A recounting of Domino Harvey's life story. The daughter of actor Laurence Harvey turned away from her career as a Ford model to become a bounty hunter.

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(screenplay), (story) | 1 more credit »
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4,332 ( 355)

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2 wins. See more awards »

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Cast

Cast overview, first billed only:
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Choco (as Edgar Ramirez)
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Brian Austin Green
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Ian Ziering
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Storyline

The daughter of an actor father and a social-climber mother, Domino Harvey, bored with her life, decides to join the team of Ed Moseby and becomes a bounty hunter. But she gets in trouble when the Mafia's money is stolen from an armored truck, while Moseby and his crew are participating in a reality show produced by Mark Heiss. The situation gets out of control when the sons of a rival mobster are kidnapped while the FBI is monitoring two gangs of mobsters. Written by Claudio Carvalho, Rio de Janeiro, Brazil

Plot Summary | Plot Synopsis

Taglines:

Heads You Live... Tails You Die. See more »


Motion Picture Rating (MPAA)

Rated R for strong violence, pervasive language, sexual content/nudity and drug use | See all certifications »

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Details

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Release Date:

14 October 2005 (USA)  »

Also Known As:

Домино  »

Box Office

Budget:

$50,000,000 (estimated)

Opening Weekend:

£481,409 (UK) (14 October 2005)

Gross:

$10,137,232 (USA) (4 November 2005)
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Company Credits

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Technical Specs

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Sound Mix:

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Aspect Ratio:

2.35 : 1
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Did You Know?

Trivia

During the lengthy development period, Tony Scott commissioned several script drafts from Pulp Fiction (1994) coauthor Roger Avary. When Richard Kelly was brought on board, he discarded all prior drafts and started from scratch. None of Avary's material made it to the final film. See more »

Goofs

Between different scenes in the movie, Domino's teeth go from being slightly yellow and dingy like a smoker's to being very white and clean in some shots, and then back to yellowish and dingy again. See more »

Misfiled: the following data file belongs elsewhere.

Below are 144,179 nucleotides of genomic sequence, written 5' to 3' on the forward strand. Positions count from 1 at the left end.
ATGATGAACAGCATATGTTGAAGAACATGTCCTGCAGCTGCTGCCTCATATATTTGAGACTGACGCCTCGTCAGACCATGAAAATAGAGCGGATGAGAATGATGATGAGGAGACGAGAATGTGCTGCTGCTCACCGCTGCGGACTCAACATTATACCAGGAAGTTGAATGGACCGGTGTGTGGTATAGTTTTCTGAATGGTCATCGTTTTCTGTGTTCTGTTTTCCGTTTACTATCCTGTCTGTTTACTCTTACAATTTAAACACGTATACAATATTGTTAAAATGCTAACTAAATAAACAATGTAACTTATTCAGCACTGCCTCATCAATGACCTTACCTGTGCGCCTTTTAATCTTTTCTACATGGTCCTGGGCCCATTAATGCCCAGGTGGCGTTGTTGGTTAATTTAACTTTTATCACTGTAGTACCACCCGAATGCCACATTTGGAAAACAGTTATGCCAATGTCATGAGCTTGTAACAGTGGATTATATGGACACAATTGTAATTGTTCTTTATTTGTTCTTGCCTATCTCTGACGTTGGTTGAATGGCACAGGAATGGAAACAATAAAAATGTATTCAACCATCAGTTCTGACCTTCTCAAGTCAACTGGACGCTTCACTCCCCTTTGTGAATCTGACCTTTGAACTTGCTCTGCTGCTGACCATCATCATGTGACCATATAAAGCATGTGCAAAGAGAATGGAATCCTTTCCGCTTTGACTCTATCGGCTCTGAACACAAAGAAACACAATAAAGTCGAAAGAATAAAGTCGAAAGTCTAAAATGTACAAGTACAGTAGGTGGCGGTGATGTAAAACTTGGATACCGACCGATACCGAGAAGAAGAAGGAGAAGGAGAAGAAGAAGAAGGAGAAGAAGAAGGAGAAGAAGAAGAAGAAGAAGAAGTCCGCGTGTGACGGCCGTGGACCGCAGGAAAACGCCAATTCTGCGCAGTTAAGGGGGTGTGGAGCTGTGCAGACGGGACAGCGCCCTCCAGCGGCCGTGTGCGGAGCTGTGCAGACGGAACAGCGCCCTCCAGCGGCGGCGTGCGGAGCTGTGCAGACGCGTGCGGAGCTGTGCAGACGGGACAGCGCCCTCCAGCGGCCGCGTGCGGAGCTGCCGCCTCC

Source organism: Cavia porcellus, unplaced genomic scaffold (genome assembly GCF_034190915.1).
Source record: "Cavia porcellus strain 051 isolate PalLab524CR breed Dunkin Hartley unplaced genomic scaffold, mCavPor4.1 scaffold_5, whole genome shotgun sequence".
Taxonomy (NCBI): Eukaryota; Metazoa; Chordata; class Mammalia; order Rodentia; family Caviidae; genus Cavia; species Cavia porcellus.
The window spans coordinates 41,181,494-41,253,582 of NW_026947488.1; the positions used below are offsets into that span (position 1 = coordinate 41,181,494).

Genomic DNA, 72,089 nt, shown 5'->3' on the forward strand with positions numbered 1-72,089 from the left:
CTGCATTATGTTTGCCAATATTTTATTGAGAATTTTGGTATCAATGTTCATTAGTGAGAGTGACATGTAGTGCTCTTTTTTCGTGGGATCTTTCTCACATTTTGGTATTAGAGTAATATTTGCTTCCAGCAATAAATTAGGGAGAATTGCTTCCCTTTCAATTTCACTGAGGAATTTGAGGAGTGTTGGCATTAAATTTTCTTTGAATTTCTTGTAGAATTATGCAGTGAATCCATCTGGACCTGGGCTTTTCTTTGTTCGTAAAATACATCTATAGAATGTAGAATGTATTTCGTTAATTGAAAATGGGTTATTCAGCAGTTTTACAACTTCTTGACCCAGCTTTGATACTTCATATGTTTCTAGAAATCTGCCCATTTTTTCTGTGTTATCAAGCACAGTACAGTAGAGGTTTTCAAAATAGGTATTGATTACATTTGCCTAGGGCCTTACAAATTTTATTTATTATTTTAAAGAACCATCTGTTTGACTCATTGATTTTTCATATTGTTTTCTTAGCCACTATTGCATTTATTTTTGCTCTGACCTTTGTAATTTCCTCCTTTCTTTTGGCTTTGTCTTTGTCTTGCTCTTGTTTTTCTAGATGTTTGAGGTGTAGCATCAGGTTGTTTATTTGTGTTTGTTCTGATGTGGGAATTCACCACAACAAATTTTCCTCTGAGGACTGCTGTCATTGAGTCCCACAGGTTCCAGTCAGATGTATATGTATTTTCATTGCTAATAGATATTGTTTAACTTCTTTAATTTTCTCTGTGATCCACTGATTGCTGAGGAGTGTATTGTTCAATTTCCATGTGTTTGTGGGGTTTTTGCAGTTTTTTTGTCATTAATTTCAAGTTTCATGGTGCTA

Quotes

Domino Harvey: [voiceover] That's Ed Moseby, the most legendary bounty hunter in all of Los Angeles. He's my boss, my mentor, the father I never had.
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Crazy Credits

The film opens with a title card reading "This is based on a true story" followed by one that reads "Sort of." See more »

Connections

Referenced in End Roll (2012) See more »

Soundtracks

Speaking In Tongues
Written by Jesse Hughes (as J. Everett Hughes) and Josh Homme (as Josh Homme)
Performed by Eagles of Death Metal
Courtesy of Rekord Records
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User Reviews

 
You'll love it or hate it – it's a stylistic thing
28 June 2006 | by (Sweden) – See all my reviews

My name is Domino Harvery. {EDIT *dizzying* CHOP} My--my--my name is Domino Harvey. {CUT, CHOP} My name is Domino Harvey. {EDIT. CUT. Playback}

Never have I seen a director take so much flack for his style before. By now it is evident that most people do not appreciate Tony Scott's choppy, flashy, dizzying editing technique. If I have to choose between loving it and hating it, I'd say I love it. It was borderline distracting at times, but the end result was pretty good and it's nice to see a director with a creative edge to his style and some originality (even if it borrows heavily from MTV videos).

This stylistic edge manifests itself as Keira Knightley plays the role of cocky badass bounty hunter Domino Harvey and even her dialogue seems strangely choppy. Otherwise she plays her poorly because I pretty much hated her character and did not sympathize one bit with her, no matter how much she suffered. We follow Domino through her life as she joins up with fellow bounty hunters Mickey Rourke, Rizwan Abbasi and Edgar Ramirez. The crew become tangled up in the FBI and suddenly has a reality show contract under Christopher Walken's TV production company (what is Christopher Walken doing in every film, by the way?). I guess that is a clever film technique, because now Tony Scott is free to use as much flashy MTV/Reality Show editing footage as he likes. It becomes a pastiche of MTV culture at this point.

It followes then that the story is told at an amazingly rapid-fire pace, with lots of raunchy strong language and gun violence. There are some funny jokes; it's all very modern and surreal at the same time. It's a mess, but it's a rather enjoyable mess. It is ultimately flawed in so many ways (the actors try too hard to make their characters "cool", for one) but it works. I give it a weak 7/10 which may seem generous when compared to the general consensus of movie-goers who graded this film — but I feel it had some good ideas and executed them well.

7 out of 10


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